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Math Help - Find a Particular Solution, given initial condition

  1. #1
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    Find a Particular Solution, given initial condition

    (x+y)dx+(3x+3y-4)dy=o ---> y(1)=1

    x+y=u
    dy=du-dx

    3u-4=3x+3y-4

    udx+ (3u-u)(du-dx)=0

    Solving, we arrive at

    dx + (3u-4)/(4-2u)=0

    x- 1/2(2 ln(u-2)+ 3u)=c

    2x-(2 ln (u-2) + 3u)=c

    Substituting

    2x-2ln(x+y-2) - 3 (x+y)=c
    -x-3y-2ln(x+y-2)=c

    x+3y+2ln(x+y-2)=c

    So here are the problems I ran into:

    The answer in the book has the following answer:
    x+3y+2ln(2-x-y)=c


    If you plug in the Initial Value for x and y, you get

    1+3+ 2Ln(2-1-1)= 4+2Ln(0), which obviously creates a problem since LN(0) if undefined.

    Help Please!!!


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  2. #2
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    Let's continue a bit with your solution. So

    \ln 2 - x - y = \dfrac{c - x - 3y}{2}
    and exponentiating gives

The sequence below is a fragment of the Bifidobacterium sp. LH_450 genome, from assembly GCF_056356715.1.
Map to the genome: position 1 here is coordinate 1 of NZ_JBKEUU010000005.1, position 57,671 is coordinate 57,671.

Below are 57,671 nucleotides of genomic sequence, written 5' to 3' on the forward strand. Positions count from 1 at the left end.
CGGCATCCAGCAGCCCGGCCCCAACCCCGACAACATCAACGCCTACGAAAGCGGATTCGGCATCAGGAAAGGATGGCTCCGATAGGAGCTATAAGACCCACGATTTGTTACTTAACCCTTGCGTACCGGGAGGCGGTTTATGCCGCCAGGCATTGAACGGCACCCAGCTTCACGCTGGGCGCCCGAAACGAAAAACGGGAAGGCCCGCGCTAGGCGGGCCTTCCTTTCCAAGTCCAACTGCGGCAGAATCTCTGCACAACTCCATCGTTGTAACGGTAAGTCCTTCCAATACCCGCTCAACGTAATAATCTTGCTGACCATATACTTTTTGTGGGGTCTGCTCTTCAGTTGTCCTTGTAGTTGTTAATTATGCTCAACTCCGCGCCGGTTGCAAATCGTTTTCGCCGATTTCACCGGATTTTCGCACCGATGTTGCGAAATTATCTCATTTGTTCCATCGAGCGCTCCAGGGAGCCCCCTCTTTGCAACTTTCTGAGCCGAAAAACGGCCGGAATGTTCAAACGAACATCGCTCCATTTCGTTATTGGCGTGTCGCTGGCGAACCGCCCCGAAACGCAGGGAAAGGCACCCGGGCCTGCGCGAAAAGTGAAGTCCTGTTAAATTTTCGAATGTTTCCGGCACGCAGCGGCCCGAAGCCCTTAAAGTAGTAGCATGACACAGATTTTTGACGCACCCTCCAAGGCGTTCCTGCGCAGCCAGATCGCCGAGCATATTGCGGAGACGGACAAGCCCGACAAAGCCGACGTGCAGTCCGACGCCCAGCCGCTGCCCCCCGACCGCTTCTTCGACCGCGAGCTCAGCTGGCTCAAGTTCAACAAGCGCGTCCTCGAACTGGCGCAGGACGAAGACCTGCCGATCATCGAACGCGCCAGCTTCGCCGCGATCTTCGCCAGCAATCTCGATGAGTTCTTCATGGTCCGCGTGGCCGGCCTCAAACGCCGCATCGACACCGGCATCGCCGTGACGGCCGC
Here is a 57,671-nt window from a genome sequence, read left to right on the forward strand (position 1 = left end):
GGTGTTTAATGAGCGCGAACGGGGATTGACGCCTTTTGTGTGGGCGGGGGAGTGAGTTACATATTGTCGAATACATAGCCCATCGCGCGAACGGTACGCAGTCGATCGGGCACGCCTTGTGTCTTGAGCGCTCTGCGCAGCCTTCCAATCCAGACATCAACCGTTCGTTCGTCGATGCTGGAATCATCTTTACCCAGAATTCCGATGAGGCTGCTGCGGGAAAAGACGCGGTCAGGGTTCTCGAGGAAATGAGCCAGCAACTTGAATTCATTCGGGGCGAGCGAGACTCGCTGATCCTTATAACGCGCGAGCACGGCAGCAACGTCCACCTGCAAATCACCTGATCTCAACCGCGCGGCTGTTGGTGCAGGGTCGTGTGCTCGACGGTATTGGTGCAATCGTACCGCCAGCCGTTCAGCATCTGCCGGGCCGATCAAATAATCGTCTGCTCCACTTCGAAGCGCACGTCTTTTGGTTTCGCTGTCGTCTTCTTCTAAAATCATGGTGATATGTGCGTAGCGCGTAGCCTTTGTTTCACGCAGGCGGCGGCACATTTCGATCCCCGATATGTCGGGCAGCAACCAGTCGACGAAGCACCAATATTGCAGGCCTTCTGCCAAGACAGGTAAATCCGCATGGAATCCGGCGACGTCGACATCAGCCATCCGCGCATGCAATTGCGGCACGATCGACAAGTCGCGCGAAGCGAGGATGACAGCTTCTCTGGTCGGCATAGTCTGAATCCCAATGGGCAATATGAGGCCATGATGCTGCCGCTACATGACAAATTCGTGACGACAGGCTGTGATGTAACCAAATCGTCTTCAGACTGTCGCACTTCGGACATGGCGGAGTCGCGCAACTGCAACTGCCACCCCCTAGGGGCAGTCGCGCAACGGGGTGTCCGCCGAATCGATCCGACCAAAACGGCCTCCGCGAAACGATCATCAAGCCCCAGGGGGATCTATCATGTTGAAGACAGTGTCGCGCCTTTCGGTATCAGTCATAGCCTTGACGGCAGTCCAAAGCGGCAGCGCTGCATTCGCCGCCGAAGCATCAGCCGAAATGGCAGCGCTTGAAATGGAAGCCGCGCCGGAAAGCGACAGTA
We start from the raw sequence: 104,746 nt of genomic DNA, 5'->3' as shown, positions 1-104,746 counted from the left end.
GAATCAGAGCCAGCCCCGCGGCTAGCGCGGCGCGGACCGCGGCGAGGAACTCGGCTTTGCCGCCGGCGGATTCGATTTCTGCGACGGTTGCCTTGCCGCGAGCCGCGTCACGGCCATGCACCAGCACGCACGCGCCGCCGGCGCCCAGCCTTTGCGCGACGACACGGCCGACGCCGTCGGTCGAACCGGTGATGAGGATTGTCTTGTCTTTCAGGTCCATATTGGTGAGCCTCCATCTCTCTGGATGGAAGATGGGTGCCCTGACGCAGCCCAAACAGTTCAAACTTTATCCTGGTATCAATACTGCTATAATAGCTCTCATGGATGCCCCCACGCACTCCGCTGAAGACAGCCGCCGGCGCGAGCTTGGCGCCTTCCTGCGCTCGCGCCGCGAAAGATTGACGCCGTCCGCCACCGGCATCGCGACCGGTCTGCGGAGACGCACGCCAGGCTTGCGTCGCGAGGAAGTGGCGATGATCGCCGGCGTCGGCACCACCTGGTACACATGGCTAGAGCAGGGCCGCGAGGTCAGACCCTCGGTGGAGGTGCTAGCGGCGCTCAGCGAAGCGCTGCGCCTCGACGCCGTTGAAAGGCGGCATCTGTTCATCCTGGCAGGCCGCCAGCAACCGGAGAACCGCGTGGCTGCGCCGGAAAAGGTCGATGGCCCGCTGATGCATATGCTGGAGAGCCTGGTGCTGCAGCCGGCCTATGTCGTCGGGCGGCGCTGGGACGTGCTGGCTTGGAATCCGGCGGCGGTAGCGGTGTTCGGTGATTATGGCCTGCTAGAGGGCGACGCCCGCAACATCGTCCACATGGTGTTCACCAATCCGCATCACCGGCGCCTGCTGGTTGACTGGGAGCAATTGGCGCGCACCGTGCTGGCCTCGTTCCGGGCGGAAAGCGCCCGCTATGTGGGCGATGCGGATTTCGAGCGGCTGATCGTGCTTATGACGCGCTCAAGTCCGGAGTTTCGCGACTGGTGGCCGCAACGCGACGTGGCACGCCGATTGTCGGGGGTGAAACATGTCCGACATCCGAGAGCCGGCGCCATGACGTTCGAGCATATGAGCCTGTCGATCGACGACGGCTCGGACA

2 - x- y = e^{\frac{c-x-3y}{2}} = k e^{\frac{-x-3y}{2}}.

    Your IC of y(1) = 1 gives k = 0 and your solution is y = 2 - x.
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  3. #3
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    The answer in the book says that the general solution is

    x+3y+2 ln(2-x-y)=c.. the LN is taken of the whole expression in the parentheses. Where did the x and 3y go in your solution?

    So we're solving for c, not for y.

    The end result should be x+3y+2ln(2-x-y)=equals some value.

    Thanks for your help!
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  4. #4
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    The two answers

    x+3y+2 ln(2-x-y)=c

    2 - x - y = k e^{\dfrac{- x - 3y}{2}}

    are equivalent however yours cannot recover the initial condition where as mine can.

    This problem is similar to finding the solutions to

    \dfrac{dy}{dx} = y(1-y) subject to (i) y(0) = 0, and (ii) y(0) = 1.
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